Tactically, the game is fairly straightforward – cover mechanics aren’t terribly important, etc. Mostly, it’s managing action points, making sure you don’t get caught without the ability to do things, and moving to your objective. I’d consider turning up the difficulty for any “hold the line” type missions, as I found these particularly well suited to making a castle of powered armor and refusing to come out. But it’s definitely fun. One touch I particularly like is that members of the party around the marine who did the killing also get some XP, preventing a problem I had in Warhammer Quest of having supporting characters regularly several levels behind their frontline counterparts.
It also feels right. The loading screens are beautifully atmospheric, the music a somewhat sinister version of the soothing “starscape” type musing you’d expect in a generic sci-fi game, with just enough flavor text to get things going.
Once you get into the game, it gets even better. The banter between marines is well acted, with just a hint of metallic-y vox distortion without making everyone sound like killer robots. The Space Wolves are hilariously looking forward to getting into the fight, the Ultramarines all stoic and duty and “Remember Macragge!” But it doesn’t feel forced or intrusive, just the occasional admonishment to hold the line, or a comment on not trusting the Inquisition. Bolters fire like they should, thuddy miniature rocket launchers of doom, and to date, I think this is the best rendition of a plasma gun I’ve seen. The game itself is beautiful – it’s done in the Unreal 4 engine, runs beautifully and smoothly on my iPad Air 2, and is just generally speaking pretty. The production values on the game, both graphics and sound wise, are top-notch for a mobile platform.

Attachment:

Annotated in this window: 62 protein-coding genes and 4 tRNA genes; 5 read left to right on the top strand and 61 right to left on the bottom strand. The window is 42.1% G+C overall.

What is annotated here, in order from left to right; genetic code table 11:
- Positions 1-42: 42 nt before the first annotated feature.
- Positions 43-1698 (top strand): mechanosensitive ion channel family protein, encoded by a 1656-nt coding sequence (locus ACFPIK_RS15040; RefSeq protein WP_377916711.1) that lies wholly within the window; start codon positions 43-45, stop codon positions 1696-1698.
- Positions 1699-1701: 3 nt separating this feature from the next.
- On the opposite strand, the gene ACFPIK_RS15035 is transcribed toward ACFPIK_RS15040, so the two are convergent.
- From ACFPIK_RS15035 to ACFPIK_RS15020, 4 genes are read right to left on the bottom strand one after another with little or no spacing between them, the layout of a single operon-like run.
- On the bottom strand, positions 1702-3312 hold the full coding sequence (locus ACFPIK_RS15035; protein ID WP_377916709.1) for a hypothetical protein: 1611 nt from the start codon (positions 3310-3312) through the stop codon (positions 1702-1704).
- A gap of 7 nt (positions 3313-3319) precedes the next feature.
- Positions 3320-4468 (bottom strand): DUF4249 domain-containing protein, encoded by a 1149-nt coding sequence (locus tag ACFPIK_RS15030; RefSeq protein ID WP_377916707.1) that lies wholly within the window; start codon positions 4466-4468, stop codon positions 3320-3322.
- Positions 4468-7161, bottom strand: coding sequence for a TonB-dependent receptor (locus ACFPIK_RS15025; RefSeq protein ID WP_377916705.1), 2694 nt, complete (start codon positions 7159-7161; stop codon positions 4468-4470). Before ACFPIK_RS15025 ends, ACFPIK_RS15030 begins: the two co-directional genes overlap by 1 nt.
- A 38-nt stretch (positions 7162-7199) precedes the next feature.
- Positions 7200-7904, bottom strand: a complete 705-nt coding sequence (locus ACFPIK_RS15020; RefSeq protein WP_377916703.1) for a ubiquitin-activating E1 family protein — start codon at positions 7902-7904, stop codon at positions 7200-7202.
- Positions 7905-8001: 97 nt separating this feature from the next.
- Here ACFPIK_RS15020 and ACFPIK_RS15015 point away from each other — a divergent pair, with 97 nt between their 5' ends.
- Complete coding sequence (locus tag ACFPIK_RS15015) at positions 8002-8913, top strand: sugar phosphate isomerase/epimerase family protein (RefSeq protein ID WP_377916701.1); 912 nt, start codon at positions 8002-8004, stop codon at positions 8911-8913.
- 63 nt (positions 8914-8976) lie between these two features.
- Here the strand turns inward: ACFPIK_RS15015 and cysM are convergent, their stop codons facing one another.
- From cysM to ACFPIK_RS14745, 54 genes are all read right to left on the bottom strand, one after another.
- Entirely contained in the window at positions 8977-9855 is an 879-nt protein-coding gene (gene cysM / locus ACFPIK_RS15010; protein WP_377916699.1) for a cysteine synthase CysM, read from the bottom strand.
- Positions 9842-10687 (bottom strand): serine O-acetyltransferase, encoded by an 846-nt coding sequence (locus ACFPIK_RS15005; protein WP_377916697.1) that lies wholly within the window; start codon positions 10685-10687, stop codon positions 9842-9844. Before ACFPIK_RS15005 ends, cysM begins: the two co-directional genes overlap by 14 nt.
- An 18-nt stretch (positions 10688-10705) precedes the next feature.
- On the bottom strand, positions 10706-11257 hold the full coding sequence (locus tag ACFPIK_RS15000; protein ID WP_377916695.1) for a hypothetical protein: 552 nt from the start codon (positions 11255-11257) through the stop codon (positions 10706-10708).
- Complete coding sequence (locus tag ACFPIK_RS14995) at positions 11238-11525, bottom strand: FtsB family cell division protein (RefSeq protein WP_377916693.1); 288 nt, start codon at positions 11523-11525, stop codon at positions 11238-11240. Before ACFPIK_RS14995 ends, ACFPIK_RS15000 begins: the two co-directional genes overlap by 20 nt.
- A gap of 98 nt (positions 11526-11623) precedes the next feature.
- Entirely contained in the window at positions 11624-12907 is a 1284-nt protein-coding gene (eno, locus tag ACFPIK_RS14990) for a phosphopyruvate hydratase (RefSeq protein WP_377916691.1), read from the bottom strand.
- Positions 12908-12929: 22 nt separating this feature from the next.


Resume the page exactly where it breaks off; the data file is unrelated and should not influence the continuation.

It’s also a decently long game – I’ve been playing it all weekend, and I’ve not hit the end yet, which involves 40 missions according to Rodeo Games. That meets my length requirement for a mobile game – I have to be able to go on a long trip and not get stuck. It’s definitely $5 worth of entertaining. And it feels like there’s a pretty clear setup in the game for new campaigns – hopefully with new enemies.
In terms of short-comings, there are a few, and they’re more in the “things I’d like to see” category, rather than actual flaws with the game. The first is that there’s no depth outside the missions – you’re following a set path, and while your troops are your own, there’s no strategic decision making. No branching story, etc. I’ve been playing a lot of XCOM in comparison, and being a port of the PC game, there’s a huge amount of base management and the like. I’d have loved to get to tool around in the Strike Cruiser between missions. Though, in fairness, it would likely have resulted in a more expensive game, and right now Deathwatch falls in a particularly good sweet spot.
I’d also have liked to see more variety of Space Marine chapters. They’ve got the big ones – Space Wolves, Ultramarines and Blood Angels (sorry Dark Angels) but lets see some Imperial Fists, Nova Marines, Lamenters and what have you. Adding this, be it in DLC or card packs, is a way I could see spending more money on the game.
Overall though? It’s a great game, lets you get in a little hit of 40K on the red-eye out of Hartsfield-Jackson, and looks like it has room to grow.
Overall Rating: 9/10